Happy trails - Mapping out a road trip with the fur family

TRAVEL INSURANCE: Preparation is the key to a safe, happy journey with our companion animals.
TRAVEL INSURANCE: Preparation is the key to a safe, happy journey with our companion animals.

While restrictions on international and some interstate travel have caused crushing disappointment for so many Australians in 2020, there is an upside for companion animals; they are going on holidays with their owners in record numbers.

There has been an explosion of pet-friendly accommodation, with an increasing number of hotels, motels and camping sites allowing responsibly-kept pets onsite.

If you are travelling with companion animals, it's worth planning ahead to ensure the trip goes smoothly.

Is accommodation suitable for your pet?

Read the fine print. If you and your dog like to share a bed, check your host is fine with that. Some of my clients have been caught out. An indoor dog that is required to sleep outside may make a lot of noise.

Similarly, if you are travelling with a cat and your accommodation is cat-friendly, and may have resident cats, ensure your cat can be kept separately. In general, cats take time to adjust to the presence of other cats.

You should also determine whether your accommodation is escape-proof.

Pets that are very anxious about travelling, or quite happy in their home environment, may be better off sitting out the holiday in a boarding facility or with a reputable pet sitter.

If you are travelling with companion animals, it's worth planning ahead ...

Is your pet fit to travel?

Older pets, and those with physical or behavioural conditions, may not be in the best condition to travel.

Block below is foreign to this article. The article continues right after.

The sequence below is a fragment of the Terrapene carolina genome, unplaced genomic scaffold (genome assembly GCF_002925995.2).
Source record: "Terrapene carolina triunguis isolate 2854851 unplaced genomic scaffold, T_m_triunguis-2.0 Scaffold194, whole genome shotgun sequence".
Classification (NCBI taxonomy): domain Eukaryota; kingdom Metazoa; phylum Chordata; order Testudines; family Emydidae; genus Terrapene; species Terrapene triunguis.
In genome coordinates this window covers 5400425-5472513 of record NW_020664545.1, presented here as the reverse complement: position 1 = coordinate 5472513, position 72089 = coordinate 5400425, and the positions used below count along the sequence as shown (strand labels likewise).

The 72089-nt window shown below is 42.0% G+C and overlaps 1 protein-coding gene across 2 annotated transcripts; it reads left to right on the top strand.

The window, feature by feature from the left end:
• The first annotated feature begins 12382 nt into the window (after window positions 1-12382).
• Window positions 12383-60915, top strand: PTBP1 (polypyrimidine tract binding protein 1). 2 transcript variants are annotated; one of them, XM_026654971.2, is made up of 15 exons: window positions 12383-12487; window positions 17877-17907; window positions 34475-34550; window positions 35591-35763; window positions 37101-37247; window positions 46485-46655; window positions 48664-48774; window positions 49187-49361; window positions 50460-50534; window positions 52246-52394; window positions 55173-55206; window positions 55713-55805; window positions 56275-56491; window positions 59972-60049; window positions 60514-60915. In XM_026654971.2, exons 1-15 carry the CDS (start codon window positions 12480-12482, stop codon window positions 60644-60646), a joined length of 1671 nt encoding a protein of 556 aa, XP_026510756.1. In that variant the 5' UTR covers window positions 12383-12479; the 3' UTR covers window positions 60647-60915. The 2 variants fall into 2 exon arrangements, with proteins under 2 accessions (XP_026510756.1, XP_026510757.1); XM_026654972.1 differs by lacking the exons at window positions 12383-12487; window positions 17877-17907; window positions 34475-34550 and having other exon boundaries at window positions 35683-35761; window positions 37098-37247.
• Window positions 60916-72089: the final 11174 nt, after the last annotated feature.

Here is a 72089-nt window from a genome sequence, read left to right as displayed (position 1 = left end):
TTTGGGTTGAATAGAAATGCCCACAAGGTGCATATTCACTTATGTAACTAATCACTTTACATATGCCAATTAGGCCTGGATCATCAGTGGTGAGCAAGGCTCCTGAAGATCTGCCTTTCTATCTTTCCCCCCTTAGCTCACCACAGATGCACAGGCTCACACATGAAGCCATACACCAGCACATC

If you are not sure, book in for a health check with your vet.

Ensure you have adequate supplies of medication for your trip, and look up the numbers of the local vets and emergency clinics in advance, or ask your vet for a recommendation.

Local hazards

Do your homework. Are you heading to an area where snakes are commonly sighted?

Are you heading to a tick area?

Are there particular diseases, such as leptospirosis, that your pet will require an additional vaccination for?

If in doubt, contact a vet at your intended destination and ask.

There are plenty of excellent tick preventatives now available, either as tablets, chews, collars or spot-on formulations, that prevent tick paralysis.

Some also prevent tick bites, which reduce the risk of transmission of tick-borne diseases such as Erlichiosis.

Travel sickness

Motion sickness is not uncommon in companion animals, and usually manifests as nausea (drooling, lip licking, being uncharacteristically quiet or flat, vomiting or - the worst in the car - diarrhoea).

If your pet has shown these signs previously when travelling, ask your veterinarian for medication to treat motion sickness.

Avoid feeding animals a big meal before travel, and make sure they have had a decent toilet break before you set out.


Even well-looked after pets can suffer misadventure on holidays.

The most common problems I see in holidaying pets include trauma (which can range from a torn claw to fractures or motor vehicle accidents), problems arising from ingestion of inappropriate food, intestinal foreign bodies or sprains and strains.

It pays to check your holiday accommodation for potential hazards - has someone left rat bait out? Is the rubbish accessible to a curious dog? Are there holes in the fence?

Ensure your pet is microchipped and that their details are up to date on the relevant companion animal register so that if they do get lost in an unfamiliar environment, they can be reunited with you as soon as possible.

Dr Anne Quain BVSc (Hons), MANZCVS (Animal Welfare), Dip ECAWBM (AWSEL) is a lecturer at the Sydney School of Veterinary Science and a practising veterinarian.